Dear Colleague,
 
Happy New Year from all of us at The Democracy Collaborative. We hope you had a restorative holiday season, and we extend our deep gratitude for the difference your work is making and for your continued interest in our own efforts to build a next system grounded in community, equity, inclusion and prosperity for all.
 
As we enter 2017, we have been reflecting on some of the initiatives we have been privileged to participate in over the past year. One of these involves the “anchor mission” of healthcare. Just 12 months ago we released a white paper on the growing movement among hospitals and health systems to leverage their economic assets to create community health and well-being. In December we convened over 40 prominent health systems and other stakeholders interested in advancing this anchor mission of healthcare. The convening comes after the release of our final toolkit in the Hospitals Aligned for Healthy Communities series, which was recently featured in articles in Next City and Fierce Healthcare, and in a report from the Brookings Institution.  Read about the latest toolkit on place-based investment strategies below.
 
We begin this year as committed as ever to putting forward a positive vision of an economy grounded in equity and inclusion. In the wake of last November’s presidential election, Democracy Collaborative Co-Founder and Co-Chair of the Next System Project Gar Alperovitz contributed an article to Truthout outlining an alternative vision of democratic ownership and community change from the ground up. Gar also contributed to an article in The Nation on how states and cities can help advance this work, and in Medium about the case for instituting a universal basic income.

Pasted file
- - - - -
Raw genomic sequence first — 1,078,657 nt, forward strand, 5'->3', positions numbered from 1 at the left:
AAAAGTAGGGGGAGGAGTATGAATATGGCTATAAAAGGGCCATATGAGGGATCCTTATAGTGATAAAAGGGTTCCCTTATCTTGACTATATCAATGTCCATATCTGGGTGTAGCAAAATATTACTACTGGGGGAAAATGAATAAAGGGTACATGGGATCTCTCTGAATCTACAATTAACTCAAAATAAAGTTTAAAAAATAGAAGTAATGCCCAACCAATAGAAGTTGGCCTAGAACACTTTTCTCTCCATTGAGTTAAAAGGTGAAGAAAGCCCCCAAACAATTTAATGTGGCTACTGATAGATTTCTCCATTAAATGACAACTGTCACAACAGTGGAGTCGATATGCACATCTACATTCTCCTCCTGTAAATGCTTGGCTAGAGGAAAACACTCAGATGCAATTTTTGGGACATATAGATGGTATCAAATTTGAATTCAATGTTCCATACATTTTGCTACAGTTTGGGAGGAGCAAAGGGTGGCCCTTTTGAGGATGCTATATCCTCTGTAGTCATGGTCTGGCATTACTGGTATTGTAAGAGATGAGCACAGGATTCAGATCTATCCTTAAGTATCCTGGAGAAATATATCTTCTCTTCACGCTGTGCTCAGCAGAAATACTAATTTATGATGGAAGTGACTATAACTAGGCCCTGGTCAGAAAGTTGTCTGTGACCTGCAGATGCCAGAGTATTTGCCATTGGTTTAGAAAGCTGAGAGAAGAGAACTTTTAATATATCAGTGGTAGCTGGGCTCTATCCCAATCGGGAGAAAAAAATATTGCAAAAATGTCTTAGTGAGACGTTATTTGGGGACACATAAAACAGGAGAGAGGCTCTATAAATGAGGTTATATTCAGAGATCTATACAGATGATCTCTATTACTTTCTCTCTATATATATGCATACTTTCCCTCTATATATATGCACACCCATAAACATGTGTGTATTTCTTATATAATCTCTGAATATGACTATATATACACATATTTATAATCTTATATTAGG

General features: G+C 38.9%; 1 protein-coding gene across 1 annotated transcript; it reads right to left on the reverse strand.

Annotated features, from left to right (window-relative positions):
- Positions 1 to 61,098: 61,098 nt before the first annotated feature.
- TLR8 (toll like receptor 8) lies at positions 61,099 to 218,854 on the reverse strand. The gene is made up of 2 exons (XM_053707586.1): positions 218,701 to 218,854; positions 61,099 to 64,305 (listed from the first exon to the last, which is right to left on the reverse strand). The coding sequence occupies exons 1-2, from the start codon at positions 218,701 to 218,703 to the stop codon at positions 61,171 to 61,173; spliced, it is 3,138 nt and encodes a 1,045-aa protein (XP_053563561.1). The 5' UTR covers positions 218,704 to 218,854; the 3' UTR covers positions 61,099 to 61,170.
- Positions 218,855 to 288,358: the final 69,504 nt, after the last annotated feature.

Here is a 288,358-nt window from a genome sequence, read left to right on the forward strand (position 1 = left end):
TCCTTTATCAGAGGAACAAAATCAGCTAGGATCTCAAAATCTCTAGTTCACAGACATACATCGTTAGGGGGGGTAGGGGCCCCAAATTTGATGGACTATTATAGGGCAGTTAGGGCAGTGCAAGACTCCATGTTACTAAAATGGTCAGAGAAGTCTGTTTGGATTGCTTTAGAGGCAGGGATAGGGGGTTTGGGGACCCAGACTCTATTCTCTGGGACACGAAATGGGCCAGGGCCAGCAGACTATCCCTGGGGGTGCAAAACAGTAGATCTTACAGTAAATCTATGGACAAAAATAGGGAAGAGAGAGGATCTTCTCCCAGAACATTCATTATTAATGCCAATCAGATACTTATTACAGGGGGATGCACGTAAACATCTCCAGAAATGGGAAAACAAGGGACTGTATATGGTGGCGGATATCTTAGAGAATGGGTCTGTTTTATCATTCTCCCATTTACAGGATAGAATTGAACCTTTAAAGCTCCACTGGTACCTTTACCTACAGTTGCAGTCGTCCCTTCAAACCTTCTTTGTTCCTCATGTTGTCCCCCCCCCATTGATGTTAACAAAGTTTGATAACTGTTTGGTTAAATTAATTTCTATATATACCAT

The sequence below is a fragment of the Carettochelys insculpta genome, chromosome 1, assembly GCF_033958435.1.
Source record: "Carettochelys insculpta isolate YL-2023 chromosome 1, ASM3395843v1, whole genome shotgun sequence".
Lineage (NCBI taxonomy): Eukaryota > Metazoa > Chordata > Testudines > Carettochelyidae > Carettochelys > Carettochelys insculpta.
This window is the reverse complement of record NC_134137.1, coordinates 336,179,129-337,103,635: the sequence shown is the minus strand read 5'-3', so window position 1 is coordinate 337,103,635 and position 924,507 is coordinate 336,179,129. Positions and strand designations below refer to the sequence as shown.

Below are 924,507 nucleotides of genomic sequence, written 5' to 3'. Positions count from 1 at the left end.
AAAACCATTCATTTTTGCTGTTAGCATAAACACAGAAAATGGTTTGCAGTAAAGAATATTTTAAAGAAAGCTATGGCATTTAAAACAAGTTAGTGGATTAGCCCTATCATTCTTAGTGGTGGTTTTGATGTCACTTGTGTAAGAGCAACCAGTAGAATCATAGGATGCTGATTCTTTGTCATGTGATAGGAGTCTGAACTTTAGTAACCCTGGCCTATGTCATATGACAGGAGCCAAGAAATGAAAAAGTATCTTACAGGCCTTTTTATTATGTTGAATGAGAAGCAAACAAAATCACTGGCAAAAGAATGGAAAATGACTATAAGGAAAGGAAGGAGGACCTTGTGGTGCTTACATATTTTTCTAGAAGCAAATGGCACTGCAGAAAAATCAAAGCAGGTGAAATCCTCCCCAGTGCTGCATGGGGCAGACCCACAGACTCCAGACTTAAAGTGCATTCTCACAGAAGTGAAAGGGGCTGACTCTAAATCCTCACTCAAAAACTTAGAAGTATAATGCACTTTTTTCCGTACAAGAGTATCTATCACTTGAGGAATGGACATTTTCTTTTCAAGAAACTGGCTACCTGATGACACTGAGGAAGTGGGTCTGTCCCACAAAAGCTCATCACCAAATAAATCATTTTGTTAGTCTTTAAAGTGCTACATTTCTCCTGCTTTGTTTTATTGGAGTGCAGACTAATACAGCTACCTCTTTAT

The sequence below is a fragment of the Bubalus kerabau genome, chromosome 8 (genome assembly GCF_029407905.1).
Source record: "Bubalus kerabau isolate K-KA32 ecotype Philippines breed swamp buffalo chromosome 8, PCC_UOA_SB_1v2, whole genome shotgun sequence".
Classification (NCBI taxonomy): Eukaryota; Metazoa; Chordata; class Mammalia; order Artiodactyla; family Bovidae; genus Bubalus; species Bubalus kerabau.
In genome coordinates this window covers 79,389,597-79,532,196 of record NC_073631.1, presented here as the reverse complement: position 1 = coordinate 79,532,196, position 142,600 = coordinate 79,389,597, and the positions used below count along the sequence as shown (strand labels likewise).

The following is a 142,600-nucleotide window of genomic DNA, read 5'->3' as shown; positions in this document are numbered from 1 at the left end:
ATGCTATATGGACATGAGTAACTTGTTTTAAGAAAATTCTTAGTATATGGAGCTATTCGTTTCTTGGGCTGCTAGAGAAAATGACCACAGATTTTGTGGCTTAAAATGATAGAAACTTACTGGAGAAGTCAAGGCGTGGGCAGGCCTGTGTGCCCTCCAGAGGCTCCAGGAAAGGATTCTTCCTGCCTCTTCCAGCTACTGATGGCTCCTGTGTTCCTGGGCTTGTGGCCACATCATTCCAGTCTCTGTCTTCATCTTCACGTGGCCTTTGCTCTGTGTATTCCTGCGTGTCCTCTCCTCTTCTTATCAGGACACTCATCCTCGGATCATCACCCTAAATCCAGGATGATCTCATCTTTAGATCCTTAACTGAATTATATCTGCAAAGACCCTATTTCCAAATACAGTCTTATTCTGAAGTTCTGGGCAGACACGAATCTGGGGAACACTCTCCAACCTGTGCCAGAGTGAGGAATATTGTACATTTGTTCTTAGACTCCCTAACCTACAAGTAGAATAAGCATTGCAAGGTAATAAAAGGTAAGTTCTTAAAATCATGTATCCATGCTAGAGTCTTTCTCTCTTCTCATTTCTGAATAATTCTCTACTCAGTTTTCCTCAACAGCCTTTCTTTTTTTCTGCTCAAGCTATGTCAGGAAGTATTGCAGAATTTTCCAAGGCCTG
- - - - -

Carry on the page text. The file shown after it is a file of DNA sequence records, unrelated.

Equally important to these visions of systemic change is seeing how this work is already unfolding on the ground. Last month, Pulitzer Prize-winning journalist Dale Maharidge and photographer Matt Black published a stunning visual essay in Smithsonian Magazine documenting the lives of Americans across the U.S. affected by growing poverty and inequality. The piece profiles one of the employee-owners of Evergreen Cooperatives in Cleveland, Ohio, and notes that cooperatives like Evergreen are “one of the great untold stories of the past decade.” The Evergreen Cooperatives are also featured in the Smithsonian Cooper Hewitt museum’s exhibit By The People: Designing a Better America, along with our partner in the Learning/Action Lab Thunder Valley Community Development Corporation. Read Communication Director John Duda’s description of the exhibit in an article for Medium. Evergreen and other approaches to worker ownership are also discussed in a recent interview with our Chief Financial Officer Jessica Bonanno on B the Change Media’s podcast New Economy Now.